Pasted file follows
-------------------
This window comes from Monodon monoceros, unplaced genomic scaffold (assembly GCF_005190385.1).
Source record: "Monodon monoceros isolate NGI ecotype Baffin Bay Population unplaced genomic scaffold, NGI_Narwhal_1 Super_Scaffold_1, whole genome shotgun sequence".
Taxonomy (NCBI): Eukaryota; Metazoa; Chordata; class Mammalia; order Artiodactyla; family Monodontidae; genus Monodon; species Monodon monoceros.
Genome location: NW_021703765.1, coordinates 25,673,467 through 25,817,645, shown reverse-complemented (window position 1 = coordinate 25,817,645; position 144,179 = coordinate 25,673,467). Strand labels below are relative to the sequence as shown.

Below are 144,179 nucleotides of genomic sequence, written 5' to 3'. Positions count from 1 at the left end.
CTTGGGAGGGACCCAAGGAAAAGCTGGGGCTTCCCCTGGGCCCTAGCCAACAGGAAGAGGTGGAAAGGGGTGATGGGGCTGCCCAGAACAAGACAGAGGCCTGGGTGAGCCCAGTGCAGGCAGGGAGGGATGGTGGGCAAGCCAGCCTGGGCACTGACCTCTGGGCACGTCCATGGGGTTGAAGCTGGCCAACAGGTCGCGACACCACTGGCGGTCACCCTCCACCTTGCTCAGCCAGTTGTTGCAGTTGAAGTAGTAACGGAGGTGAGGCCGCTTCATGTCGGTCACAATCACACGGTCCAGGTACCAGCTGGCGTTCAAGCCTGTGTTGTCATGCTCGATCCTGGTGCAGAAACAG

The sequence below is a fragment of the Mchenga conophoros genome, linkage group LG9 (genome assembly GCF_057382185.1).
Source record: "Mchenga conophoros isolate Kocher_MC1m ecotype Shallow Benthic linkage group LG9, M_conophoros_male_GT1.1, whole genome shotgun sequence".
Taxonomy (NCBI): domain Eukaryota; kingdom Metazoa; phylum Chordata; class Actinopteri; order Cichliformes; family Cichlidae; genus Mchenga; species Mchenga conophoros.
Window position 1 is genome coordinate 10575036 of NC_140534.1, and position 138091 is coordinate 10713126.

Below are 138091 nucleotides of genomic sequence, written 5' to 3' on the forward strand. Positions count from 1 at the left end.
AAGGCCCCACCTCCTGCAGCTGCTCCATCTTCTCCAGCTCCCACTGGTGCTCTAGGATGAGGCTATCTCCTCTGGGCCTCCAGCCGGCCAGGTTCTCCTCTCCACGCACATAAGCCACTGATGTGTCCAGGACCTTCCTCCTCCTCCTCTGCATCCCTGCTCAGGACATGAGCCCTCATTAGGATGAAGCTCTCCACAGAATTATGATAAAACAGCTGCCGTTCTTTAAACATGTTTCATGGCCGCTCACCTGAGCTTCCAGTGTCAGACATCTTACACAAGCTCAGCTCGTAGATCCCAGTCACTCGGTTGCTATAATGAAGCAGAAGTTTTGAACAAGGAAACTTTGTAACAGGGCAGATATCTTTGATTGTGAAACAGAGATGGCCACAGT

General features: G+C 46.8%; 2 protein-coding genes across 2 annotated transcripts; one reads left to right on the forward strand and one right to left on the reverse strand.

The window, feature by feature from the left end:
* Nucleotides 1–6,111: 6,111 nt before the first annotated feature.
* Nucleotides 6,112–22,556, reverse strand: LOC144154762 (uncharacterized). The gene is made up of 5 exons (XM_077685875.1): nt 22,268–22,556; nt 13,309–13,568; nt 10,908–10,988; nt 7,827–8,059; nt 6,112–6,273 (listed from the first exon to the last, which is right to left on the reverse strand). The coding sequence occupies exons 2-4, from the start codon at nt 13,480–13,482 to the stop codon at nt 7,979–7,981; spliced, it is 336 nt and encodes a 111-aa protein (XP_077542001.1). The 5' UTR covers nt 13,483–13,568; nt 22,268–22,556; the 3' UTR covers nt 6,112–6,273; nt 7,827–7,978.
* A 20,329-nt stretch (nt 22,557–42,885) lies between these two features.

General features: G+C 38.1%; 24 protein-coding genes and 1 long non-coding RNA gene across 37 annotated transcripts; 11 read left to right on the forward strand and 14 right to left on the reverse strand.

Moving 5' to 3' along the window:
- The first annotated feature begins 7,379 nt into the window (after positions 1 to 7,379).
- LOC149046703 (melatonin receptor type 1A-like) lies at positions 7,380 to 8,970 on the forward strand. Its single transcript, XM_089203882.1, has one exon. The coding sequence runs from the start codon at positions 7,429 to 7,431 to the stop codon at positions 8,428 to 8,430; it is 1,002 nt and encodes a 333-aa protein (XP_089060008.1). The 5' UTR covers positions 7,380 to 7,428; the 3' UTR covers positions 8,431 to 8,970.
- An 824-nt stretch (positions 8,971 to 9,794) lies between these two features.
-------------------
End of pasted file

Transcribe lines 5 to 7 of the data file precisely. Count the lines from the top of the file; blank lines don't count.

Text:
Below are 144,179 nucleotides of genomic sequence, written 5' to 3'. Positions count from 1 at the left end.
CTTGGGAGGGACCCAAGGAAAAGCTGGGGCTTCCCCTGGGCCCTAGCCAACAGGAAGAGGTGGAAAGGGGTGATGGGGCTGCCCAGAACAAGACAGAGGCCTGGGTGAGCCCAGTGCAGGCAGGGAGGGATGGTGGGCAAGCCAGCCTGGGCACTGACCTCTGGGCACGTCCATGGGGTTGAAGCTGGCCAACAGGTCGCGACACCACTGGCGGTCACCCTCCACCTTGCTCAGCCAGTTGTTGCAGTTGAAGTAGTAACGGAGGTGAGGCCGCTTCATGTCGGTCACAATCACACGGTCCAGGTACCAGCTGGCGTTCAAGCCTGTGTTGTCATGCTCGATCCTGGTGCAGAAACAG

The sequence below is a fragment of the Mchenga conophoros genome, linkage group LG9 (genome assembly GCF_057382185.1).